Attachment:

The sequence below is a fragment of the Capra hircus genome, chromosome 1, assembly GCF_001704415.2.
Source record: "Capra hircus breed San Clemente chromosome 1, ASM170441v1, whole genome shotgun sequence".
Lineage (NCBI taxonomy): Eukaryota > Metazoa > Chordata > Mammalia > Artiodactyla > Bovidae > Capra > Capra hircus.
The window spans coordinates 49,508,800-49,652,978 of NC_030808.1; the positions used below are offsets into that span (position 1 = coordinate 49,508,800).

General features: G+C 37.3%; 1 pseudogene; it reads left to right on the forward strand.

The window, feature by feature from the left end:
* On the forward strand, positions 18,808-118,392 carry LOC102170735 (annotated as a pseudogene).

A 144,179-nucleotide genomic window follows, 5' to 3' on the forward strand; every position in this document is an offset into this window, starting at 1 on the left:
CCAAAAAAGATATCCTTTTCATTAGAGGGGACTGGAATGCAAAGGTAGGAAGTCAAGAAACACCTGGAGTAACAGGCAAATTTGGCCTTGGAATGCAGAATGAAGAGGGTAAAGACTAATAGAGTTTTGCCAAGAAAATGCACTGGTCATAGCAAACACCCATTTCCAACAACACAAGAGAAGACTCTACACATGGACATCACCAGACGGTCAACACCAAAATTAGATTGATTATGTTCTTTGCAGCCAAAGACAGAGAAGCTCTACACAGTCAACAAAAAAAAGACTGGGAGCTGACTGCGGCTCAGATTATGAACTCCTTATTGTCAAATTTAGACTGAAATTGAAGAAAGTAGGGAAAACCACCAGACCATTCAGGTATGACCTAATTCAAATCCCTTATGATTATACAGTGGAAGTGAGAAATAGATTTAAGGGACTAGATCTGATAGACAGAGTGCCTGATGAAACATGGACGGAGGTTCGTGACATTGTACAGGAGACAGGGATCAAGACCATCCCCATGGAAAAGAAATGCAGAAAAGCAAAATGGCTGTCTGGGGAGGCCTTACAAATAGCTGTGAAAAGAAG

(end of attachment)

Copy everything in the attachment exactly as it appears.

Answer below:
The sequence below is a fragment of the Capra hircus genome, chromosome 1, assembly GCF_001704415.2.
Source record: "Capra hircus breed San Clemente chromosome 1, ASM170441v1, whole genome shotgun sequence".
Lineage (NCBI taxonomy): Eukaryota > Metazoa > Chordata > Mammalia > Artiodactyla > Bovidae > Capra > Capra hircus.
The window spans coordinates 49,508,800-49,652,978 of NC_030808.1; the positions used below are offsets into that span (position 1 = coordinate 49,508,800).

General features: G+C 37.3%; 1 pseudogene; it reads left to right on the forward strand.

The window, feature by feature from the left end:
* On the forward strand, positions 18,808-118,392 carry LOC102170735 (annotated as a pseudogene).

A 144,179-nucleotide genomic window follows, 5' to 3' on the forward strand; every position in this document is an offset into this window, starting at 1 on the left:
CCAAAAAAGATATCCTTTTCATTAGAGGGGACTGGAATGCAAAGGTAGGAAGTCAAGAAACACCTGGAGTAACAGGCAAATTTGGCCTTGGAATGCAGAATGAAGAGGGTAAAGACTAATAGAGTTTTGCCAAGAAAATGCACTGGTCATAGCAAACACCCATTTCCAACAACACAAGAGAAGACTCTACACATGGACATCACCAGACGGTCAACACCAAAATTAGATTGATTATGTTCTTTGCAGCCAAAGACAGAGAAGCTCTACACAGTCAACAAAAAAAAGACTGGGAGCTGACTGCGGCTCAGATTATGAACTCCTTATTGTCAAATTTAGACTGAAATTGAAGAAAGTAGGGAAAACCACCAGACCATTCAGGTATGACCTAATTCAAATCCCTTATGATTATACAGTGGAAGTGAGAAATAGATTTAAGGGACTAGATCTGATAGACAGAGTGCCTGATGAAACATGGACGGAGGTTCGTGACATTGTACAGGAGACAGGGATCAAGACCATCCCCATGGAAAAGAAATGCAGAAAAGCAAAATGGCTGTCTGGGGAGGCCTTACAAATAGCTGTGAAAAGAAG